We used no bolts but maybe a few pitons. The book is very wide open with few cracks in its spine. A foot and hand on each leaf ( to continue the simile of “Book”) with cross pressure and a few good hand holds did the trick most of the way. There was very little feel of exposure until the last pitch where one has to fiddle around a small ledge to get up to the friction at the end of the climb.

To sum it up this is a sweet heart of a climb and I would recommend it to ambitious beginning climbers.


– – –


Thought I had lost this one.

It pretty much tells it like it was when Jim was the center of my life. I was camp cook for our close family of climbers.


– – –


WE WERE THE JEWELS
Yosemite’s Camp 4 in the sixties

We were the jewels on the walls of the valley,
The young and the beautiful, rebellion on granite.
Climbing our passion, our family camp 4
We loved and we trusted our lives to each other
On the end of a rope. A sexual high,
As is flying, rappeling with tinkling hardware,
Pitons and beeners chiming on stone,
Breathtaking slow motion, our music drifts down,
Ignoring Viet Nam, final exams, anxious mothers,
And more. WE were poor, but we ate and we drank
Like the royalty we were.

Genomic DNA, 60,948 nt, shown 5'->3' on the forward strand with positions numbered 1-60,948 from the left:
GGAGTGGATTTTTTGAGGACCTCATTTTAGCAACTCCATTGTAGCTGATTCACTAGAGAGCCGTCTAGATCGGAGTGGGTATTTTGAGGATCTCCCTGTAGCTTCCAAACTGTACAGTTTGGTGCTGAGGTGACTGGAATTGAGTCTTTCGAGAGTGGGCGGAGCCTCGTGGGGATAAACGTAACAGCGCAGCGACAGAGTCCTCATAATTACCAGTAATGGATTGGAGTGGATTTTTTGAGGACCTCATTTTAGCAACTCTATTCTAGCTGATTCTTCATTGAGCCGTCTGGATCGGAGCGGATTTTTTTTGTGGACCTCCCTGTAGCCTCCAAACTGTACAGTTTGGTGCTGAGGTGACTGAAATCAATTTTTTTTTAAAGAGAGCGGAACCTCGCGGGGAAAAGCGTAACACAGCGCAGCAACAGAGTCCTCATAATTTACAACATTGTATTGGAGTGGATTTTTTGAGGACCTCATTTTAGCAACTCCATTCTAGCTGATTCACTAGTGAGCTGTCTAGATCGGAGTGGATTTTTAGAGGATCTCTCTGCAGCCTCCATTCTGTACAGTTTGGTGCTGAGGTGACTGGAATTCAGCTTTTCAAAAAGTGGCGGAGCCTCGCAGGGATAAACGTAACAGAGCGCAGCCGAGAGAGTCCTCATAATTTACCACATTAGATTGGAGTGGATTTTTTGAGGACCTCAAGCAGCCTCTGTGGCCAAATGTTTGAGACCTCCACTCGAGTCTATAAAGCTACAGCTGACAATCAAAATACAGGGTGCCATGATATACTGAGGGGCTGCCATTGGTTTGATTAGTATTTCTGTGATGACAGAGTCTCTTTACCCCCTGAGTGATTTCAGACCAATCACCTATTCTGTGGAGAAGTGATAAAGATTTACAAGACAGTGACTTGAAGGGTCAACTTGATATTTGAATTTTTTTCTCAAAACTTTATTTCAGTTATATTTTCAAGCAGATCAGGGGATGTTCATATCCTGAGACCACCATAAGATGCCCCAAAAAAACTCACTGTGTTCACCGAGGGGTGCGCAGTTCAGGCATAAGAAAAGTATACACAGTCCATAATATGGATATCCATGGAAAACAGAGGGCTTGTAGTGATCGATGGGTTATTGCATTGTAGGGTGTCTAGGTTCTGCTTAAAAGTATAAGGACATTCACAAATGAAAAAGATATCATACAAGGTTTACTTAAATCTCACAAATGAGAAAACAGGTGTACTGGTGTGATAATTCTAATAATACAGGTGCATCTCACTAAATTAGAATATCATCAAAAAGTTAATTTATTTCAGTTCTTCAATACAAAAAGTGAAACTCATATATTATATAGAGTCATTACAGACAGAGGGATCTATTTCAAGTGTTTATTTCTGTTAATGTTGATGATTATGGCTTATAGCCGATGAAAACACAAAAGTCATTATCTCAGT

The tourists in campers were our quarry for food.
Together we foraged our family’s meals
From their blanketed compounds complete with RVs
And TVs ignoring the glory around them.
Their steaks and wine were fine with us,
Just so long as they didn’t dine with us.

Hope Meek 9/21/03
guido

Trad climber
Santa Cruz/New Zealand/South Pacific
Jul 25, 2015 - 10:44am PT
Thank you Christina that was beautiful.
Jim Brennan

Trad climber
Canada
Jul 25, 2015 - 06:53pm PT
Christina,

Jim Baldwin had a brief connection with my family regarding the first ascent of the Grand Wall in Squamish. My older sisters as children, remember shyly meeting the super humans who climbed the Squamish Chief, named Baldwin and Cooper.

It was a big deal and that the 3rd first ascent route (Dihedral Wall) of El Cap included a Squamish climber, that helped to invite a stream of influence that was usually welcomed by Yosemite locals. Jim Baldwin's influence is something you can track through the decades. I don't know a single Canadian
who hasn't been welcome in the Valley

Out of the blue, Hope Meek emailed me through the SuperTopo PM function, asking about another Jim, that being Jim Sinclair. I passed on some contact info thinking that was that but Ms. Meek was truly interested in anyone who knew anything about a part of everything her heart held dear.

Occasionally someone comes along wanting to know how it all worked out for people they knew as youths. I was glad to do what I could.

Thank you for sharing Hope's Poetry for the man she loved.

Mighty Walker

climber
Vancouver
Topic Author's Reply - Jul 26, 2015 - 11:26am PT